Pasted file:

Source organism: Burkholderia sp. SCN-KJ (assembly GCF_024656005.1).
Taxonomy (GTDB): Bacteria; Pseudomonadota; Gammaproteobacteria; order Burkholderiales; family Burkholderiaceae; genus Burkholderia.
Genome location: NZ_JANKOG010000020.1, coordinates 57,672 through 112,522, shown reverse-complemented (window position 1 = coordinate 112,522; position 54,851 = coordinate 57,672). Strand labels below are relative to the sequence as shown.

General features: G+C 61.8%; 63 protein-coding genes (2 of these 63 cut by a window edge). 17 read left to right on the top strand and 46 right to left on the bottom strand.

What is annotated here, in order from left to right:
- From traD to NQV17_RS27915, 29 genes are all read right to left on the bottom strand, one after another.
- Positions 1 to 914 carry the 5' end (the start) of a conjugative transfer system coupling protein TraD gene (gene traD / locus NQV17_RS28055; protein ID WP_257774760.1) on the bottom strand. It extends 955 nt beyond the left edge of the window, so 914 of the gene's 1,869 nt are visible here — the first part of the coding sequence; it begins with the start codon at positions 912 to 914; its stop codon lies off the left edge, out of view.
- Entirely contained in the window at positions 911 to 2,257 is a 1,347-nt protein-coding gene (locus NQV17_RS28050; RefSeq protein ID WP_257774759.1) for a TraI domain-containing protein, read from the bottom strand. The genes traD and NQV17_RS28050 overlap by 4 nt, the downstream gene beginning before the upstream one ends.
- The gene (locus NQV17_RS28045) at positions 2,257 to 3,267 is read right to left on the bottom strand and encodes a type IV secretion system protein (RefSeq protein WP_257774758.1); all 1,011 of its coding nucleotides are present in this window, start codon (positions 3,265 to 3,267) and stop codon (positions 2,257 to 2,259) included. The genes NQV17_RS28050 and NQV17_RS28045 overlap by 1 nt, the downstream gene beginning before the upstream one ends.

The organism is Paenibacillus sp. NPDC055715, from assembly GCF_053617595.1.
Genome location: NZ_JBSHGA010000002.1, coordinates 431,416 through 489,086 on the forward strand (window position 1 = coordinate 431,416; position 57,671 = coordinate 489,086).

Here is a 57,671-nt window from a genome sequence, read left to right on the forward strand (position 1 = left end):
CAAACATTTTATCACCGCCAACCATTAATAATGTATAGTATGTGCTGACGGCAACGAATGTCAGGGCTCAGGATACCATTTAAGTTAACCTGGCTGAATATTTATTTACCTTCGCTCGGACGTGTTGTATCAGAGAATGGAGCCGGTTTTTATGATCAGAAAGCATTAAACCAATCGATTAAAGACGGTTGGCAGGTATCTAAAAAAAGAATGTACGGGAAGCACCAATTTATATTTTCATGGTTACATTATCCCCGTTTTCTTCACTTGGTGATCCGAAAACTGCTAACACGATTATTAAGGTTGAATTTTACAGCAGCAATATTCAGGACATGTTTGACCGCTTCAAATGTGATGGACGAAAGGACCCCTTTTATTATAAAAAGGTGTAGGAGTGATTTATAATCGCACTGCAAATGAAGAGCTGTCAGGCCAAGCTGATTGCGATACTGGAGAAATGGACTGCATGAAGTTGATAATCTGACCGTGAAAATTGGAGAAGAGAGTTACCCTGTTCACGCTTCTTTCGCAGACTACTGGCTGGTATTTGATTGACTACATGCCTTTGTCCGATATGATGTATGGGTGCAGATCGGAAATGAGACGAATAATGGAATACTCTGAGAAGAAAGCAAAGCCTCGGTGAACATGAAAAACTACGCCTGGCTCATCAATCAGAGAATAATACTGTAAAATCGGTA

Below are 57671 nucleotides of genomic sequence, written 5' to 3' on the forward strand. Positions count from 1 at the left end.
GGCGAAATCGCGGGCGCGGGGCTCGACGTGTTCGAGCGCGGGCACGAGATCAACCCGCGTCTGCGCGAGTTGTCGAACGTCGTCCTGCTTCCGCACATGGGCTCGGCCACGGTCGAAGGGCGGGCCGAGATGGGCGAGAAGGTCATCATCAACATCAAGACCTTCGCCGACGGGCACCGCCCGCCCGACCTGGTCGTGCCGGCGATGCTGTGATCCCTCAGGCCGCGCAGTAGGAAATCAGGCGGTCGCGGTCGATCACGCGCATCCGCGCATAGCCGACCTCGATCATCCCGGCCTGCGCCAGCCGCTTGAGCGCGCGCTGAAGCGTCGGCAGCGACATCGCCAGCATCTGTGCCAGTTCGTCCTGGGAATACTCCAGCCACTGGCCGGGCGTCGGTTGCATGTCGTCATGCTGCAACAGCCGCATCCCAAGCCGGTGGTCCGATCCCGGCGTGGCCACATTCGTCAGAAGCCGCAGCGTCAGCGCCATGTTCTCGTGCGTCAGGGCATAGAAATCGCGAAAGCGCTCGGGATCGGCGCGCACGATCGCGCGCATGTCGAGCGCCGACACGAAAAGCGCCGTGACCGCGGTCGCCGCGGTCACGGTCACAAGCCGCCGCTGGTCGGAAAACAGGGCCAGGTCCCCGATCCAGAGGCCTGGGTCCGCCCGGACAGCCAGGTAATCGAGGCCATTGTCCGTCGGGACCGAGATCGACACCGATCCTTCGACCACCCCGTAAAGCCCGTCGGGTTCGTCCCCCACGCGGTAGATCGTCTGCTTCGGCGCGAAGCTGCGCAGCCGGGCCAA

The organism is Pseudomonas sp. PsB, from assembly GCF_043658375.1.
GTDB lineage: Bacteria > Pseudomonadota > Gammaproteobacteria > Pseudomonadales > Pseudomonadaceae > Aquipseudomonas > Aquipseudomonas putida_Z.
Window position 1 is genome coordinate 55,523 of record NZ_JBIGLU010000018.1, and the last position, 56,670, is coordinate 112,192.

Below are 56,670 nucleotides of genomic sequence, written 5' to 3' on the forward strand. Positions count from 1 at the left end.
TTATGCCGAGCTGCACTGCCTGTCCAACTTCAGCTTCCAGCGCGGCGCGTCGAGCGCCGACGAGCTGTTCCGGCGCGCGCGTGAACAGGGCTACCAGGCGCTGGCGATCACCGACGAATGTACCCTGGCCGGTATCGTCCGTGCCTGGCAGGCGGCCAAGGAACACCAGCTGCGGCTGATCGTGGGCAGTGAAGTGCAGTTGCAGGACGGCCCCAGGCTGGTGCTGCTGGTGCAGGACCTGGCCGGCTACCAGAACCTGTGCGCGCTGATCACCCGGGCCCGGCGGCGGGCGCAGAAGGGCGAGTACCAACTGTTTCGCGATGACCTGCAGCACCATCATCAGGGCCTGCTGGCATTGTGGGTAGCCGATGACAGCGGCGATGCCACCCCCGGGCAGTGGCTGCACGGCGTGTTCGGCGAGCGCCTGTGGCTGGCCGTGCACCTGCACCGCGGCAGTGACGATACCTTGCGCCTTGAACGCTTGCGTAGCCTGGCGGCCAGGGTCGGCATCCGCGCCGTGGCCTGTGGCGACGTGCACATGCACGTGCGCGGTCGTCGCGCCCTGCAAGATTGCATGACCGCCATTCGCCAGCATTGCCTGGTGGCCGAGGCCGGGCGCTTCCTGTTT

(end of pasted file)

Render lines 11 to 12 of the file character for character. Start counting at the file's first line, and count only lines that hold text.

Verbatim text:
Genome location: NZ_JBSHGA010000002.1, coordinates 431,416 through 489,086 on the forward strand (window position 1 = coordinate 431,416; position 57,671 = coordinate 489,086).

Here is a 57,671-nt window from a genome sequence, read left to right on the forward strand (position 1 = left end):